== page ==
TABLE______________________________________Dist to 5 10 20 30 60 120 240 960Object/FtBase 4 4 4 4 4 4 4 4CircularPathDia./in.Lens 3.2 3.6 3.8 3.9 3.95 3.97 3.988 3.998CircularPathDia./In.______________________________________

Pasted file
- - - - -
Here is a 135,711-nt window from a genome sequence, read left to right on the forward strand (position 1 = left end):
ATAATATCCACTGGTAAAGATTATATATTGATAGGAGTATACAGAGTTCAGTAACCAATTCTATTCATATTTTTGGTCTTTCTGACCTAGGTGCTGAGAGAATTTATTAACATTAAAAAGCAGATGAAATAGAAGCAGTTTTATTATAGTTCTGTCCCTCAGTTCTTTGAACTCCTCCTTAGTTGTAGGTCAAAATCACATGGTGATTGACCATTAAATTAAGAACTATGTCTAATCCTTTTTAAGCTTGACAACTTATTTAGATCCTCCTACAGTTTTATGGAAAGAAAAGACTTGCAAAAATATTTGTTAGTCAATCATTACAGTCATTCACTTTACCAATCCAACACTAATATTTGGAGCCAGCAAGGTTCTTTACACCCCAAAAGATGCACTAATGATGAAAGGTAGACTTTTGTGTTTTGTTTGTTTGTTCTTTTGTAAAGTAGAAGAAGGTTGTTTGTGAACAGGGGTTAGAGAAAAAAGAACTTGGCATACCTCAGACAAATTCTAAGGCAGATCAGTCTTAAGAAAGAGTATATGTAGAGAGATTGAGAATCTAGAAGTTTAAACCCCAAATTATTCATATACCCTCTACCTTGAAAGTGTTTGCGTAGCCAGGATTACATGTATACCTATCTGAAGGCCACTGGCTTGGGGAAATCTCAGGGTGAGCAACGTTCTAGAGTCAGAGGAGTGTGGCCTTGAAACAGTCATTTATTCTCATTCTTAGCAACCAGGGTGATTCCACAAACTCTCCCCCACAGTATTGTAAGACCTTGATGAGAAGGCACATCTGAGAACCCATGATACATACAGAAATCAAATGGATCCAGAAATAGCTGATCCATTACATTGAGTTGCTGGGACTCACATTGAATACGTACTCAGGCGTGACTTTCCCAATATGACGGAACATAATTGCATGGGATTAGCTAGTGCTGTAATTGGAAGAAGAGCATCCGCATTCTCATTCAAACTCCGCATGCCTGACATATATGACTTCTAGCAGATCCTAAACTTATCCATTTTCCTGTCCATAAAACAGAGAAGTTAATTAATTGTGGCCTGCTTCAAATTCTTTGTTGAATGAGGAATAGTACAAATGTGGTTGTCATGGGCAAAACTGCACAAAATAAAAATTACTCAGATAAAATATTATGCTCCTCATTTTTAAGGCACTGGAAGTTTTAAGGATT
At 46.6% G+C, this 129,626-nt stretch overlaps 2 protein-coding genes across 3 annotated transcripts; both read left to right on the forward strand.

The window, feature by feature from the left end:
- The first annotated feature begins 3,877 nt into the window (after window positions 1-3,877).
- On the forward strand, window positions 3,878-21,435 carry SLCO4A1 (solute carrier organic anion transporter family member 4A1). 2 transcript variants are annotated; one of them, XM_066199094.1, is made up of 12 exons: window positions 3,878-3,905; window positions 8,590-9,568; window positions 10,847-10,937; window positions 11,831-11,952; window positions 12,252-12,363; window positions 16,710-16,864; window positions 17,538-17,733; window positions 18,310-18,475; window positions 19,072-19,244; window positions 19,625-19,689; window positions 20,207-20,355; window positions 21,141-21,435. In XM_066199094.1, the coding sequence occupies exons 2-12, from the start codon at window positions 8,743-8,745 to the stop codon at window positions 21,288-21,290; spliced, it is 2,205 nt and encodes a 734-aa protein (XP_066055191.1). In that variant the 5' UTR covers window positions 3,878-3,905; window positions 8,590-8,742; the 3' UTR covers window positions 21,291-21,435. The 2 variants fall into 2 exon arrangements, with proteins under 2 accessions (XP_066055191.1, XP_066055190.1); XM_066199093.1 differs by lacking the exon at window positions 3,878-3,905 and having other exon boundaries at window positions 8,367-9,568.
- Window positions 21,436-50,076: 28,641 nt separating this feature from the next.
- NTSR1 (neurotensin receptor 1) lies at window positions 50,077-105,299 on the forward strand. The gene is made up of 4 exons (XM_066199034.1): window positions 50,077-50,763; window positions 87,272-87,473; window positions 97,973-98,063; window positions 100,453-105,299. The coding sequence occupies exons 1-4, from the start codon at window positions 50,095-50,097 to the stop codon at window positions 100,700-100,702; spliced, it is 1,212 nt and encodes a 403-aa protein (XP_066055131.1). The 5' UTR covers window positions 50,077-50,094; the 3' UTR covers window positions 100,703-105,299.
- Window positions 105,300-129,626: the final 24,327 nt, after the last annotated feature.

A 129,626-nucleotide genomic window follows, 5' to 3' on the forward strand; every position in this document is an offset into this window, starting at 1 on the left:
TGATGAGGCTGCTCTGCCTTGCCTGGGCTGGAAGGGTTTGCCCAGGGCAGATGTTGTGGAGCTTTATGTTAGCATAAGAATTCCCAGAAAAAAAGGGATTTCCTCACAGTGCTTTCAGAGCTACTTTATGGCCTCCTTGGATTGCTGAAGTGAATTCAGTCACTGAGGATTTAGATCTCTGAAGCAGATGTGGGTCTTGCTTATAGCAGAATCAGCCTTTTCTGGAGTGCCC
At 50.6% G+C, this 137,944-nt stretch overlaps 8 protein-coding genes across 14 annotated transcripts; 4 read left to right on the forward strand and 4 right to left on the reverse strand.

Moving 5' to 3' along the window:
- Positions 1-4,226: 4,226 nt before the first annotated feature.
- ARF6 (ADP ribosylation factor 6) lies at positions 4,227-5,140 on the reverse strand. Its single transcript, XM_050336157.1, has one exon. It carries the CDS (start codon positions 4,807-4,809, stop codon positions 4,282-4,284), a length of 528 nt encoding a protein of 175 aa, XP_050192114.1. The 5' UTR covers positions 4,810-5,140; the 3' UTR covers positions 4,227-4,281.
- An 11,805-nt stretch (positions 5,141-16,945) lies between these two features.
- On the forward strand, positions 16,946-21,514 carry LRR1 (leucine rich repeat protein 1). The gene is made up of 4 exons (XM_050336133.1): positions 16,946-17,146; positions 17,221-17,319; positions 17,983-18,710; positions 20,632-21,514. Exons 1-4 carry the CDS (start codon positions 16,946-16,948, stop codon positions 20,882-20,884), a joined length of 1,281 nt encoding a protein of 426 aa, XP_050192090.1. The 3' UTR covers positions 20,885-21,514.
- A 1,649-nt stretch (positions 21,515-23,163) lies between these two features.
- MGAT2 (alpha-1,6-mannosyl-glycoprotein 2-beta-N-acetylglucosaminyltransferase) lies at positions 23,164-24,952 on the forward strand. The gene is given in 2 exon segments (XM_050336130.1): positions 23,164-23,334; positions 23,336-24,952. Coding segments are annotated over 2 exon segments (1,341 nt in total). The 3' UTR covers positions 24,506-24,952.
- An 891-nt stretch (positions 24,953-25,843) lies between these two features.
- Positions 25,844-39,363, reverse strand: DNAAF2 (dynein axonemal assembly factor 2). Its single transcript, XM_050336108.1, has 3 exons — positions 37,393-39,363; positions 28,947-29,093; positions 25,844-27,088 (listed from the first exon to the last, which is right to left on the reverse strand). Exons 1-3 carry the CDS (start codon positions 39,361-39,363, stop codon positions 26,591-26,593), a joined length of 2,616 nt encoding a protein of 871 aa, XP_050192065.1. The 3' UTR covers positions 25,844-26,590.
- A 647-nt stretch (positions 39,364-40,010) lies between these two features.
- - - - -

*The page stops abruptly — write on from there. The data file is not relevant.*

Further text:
The speed of rotation is not critical and may range between 0.4 RPM to as much as 5 RPM. The speed, however, may be adjusted for different effects. As rotation speed of the camera 10 is increased a strobing effect can be noticed, particularly during a rapid camera pan. Strobing is a blurring or pulsating of the image which is caused by differences in the relative speed between the moving camera 10 and a moving image. For example, if the camera 10 is moving in a clockwise direction and an image is entering the frame from the left (right side of FIG. 1) the relative speed between the image and the camera at position C will be substantially less than the relative speed between the image and the camera in position A. If the object 20 is moving at a speed equivalent to a film speed of 10 frames per second and the camera 10 is moving at 8 feet per second, the object passing the camera at position C is only moving 2 frames per second with respect to the lens 24 of the camera 10. At position A, however, the object 20 is moving at 18 frames per second relative to the lens 15 of the camera 10. This is nine times faster past the film plane and, if the film is moving at a speed of 24 frames per second and each frame includes a span of 10 feet of the object 20, each frame of film will show an offset of the object 20 of 1.33 feet. This could cause a blur or strobing of the shot. Adjusting the rotation speed of the camera 10 will compensate for the speed of the image and the relative image to lens speed is thus adjusted to eliminate the strobing or blurring effect.